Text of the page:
Exhaustential Dread Is Ruining Parents’ Sleep and Sex Lives

Sleep? What is sleep?

family all trying to sleep in same room
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No matter the culprit—sickness, nightmares, sleep regressions or simply a dogged determination to be nocturnal—one thing is for sure: If your kid’s not sleeping, you aren’t either. “There’s got to be a word for it,” a friend confided to me over lunch. “That feeling of dreading the night ahead.” Bedtime drags on, usually until you’ve fallen asleep in your kid’s room—maybe even before they have—and rest continually evades you, as you get up to inspect the caterwauling down the hall.

Often, as a parent, you can see the signs of a sleepless night hours in advance. Not again, you think. Not when I have so much to do tomorrow! “The Sound of Silence” rattles through your skull as you stare off into the distance. Forget Netflix and especially chilling—in a 26,000-person survey, data scientist Emily Oster found that most parents had sex less often after having kids, and the majority said it wasn’t happening often enough. Why? Many said they’re too—you guessed it—tired. (The impact stretches even farther than that: A 2022 Penn State study found that most parents are roughly an hour shy of a decent night’s rest, and that improved sleep leads to better mental health and overall life satisfaction, even more so than exercise.)

Sound familiar? You, friend, are struggling with exhaustential dread. It encompasses a range of emotions, which—based completely on anecdotal evidence from parents polled for this story—seems to fit into stages:

1. Denial

It will be different this time, you tell yourself, as you follow every sleep consultant on TikTok’s advice. You’re going to stick to the bedtime routine, you will be reassuring and supportive and yet, as it creeps closer to tuck-in, you can’t help but feel…

2. Anger

“Not proud of it, but I feel so much anger when I recognize that I'll have to basically pull an all-nighter,” another mom told me. “I suppress it, but the big feelings are there.” Soon, that frustration gives way to…

3. Guilt

You love your kids and you regularly put their needs before yours; it’s what you signed up for. But still, there’s a tipping point, and even if you have a partner who can take shifts during the night, it can still be exhausting. “Be patient with yourself,” says Dr. Shelby Harris, Director of Sleep Health at Sleepopolis. You’re not less of a parent because you crave the chance to rest. Even if you make peace with that feeling of guilt, there’s a good chance you’ll still feel a sense of…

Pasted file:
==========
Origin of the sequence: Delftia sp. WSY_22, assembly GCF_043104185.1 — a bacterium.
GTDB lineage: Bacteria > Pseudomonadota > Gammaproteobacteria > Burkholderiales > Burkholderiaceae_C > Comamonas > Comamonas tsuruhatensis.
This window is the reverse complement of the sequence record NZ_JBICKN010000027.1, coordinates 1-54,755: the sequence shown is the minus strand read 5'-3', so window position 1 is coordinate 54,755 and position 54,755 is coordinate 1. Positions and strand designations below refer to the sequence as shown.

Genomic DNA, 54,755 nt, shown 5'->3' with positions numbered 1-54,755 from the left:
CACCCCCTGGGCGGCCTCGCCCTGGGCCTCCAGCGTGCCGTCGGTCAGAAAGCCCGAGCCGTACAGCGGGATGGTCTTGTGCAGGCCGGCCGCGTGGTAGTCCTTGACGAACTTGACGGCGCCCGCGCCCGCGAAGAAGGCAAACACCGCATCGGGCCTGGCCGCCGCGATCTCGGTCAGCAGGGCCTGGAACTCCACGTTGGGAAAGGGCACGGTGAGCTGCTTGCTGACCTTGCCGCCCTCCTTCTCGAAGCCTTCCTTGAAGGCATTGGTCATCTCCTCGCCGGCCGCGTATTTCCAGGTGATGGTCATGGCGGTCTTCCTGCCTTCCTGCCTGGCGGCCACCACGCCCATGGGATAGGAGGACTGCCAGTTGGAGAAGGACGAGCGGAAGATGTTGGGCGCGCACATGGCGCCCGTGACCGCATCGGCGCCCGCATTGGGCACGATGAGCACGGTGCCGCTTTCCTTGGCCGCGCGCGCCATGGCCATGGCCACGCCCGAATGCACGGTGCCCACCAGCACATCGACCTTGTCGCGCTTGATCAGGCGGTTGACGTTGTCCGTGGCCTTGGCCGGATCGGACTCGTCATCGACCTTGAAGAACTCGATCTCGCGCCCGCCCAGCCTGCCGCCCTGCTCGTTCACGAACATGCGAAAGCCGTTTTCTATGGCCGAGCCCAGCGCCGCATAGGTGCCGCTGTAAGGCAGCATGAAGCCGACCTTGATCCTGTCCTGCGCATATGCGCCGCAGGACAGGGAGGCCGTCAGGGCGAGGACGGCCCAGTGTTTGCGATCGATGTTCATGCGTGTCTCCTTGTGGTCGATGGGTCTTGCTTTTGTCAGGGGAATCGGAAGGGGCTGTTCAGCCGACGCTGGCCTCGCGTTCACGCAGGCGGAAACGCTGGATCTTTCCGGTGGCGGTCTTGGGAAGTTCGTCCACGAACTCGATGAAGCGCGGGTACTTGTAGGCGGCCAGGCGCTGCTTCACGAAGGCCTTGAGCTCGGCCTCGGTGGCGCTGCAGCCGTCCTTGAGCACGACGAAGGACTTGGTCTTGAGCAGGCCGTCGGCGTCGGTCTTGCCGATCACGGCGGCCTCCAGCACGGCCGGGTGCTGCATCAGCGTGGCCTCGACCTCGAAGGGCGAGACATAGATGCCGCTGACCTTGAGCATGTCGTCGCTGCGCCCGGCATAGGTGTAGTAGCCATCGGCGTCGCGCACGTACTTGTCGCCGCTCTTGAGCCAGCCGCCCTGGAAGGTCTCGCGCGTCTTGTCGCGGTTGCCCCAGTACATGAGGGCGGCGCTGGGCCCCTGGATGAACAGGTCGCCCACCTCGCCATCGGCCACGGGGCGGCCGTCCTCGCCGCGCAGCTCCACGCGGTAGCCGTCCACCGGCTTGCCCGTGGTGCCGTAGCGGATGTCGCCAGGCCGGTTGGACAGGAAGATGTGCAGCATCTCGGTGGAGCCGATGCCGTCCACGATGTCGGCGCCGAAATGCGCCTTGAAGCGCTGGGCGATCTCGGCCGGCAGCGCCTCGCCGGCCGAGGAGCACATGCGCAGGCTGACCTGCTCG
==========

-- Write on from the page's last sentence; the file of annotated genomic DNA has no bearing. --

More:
4. Wariness

You’ve accepted that you’re in for a long night, but it doesn’t mean you’re looking forward to it.

So, what’s a parent to do, beyond waiting it out?

Oster’s data reveals parents’ sex lives tend to bounce back as their kids age, but considering how much of our mental health is tied to getting a good night’s rest, what can be done here and now?

On the relationship front, focus on building intimacy gradually. That doesn’t have to mean sex; that can mean finding time to kiss and cuddle, or talk about things other than the fact that your kid’s not sleeping. And not beating yourself up if you’re just not in the mood. In fact, if your partner is pushing to be more intimate and it’s bothering you, “ask yourself, ‘How deprived am I in my own self-care? What do I need to do to take care of myself in order to feel connected to my own sexuality?’” said Dr. Alexandra Sacks, a reproductive psychiatrist, told the New York Times. Consider it a sign that you need a little more time for you, and that’s not just OK, it’s crucial for feeling better overall, whether that’s having an honest talk with your partner about better dividing your workload or incorporating feel-good activities that aren’t taking a shower or going on a Target run.

In terms of reclaiming your shut-eye, it’s easier said than done, but Dr. Harris suggests trying to squeeze in short—”20-minute max!”—naps throughout the day, ideally in a cool (65- to 68-degree), dark environment that will help foster good sleep. She also suggests soaking up some natural sunlight and staying hydrated, which can help you sleep better overall.

If you can’t find time to squeeze in a nap, the researchers from the Penn State study recommend avoiding large meals at dinner and caffeine close to bedtime. You may feel like you need to power up before a long night, but that can just leave you feeling wired when you finally do get a chance to rest your eyes.

And when all else fails, remember the wise words of Gandalf, who was practically a father to all those Hobbits: This too shall pass.

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candace davison bio

VP of editorial, recipe developer, kitsch-lover

Candace Davison oversees PureWow's food and home content, as well as its franchises, like the PureWow100 review series and the Happy Kid Awards. She’s covered all things lifestyle...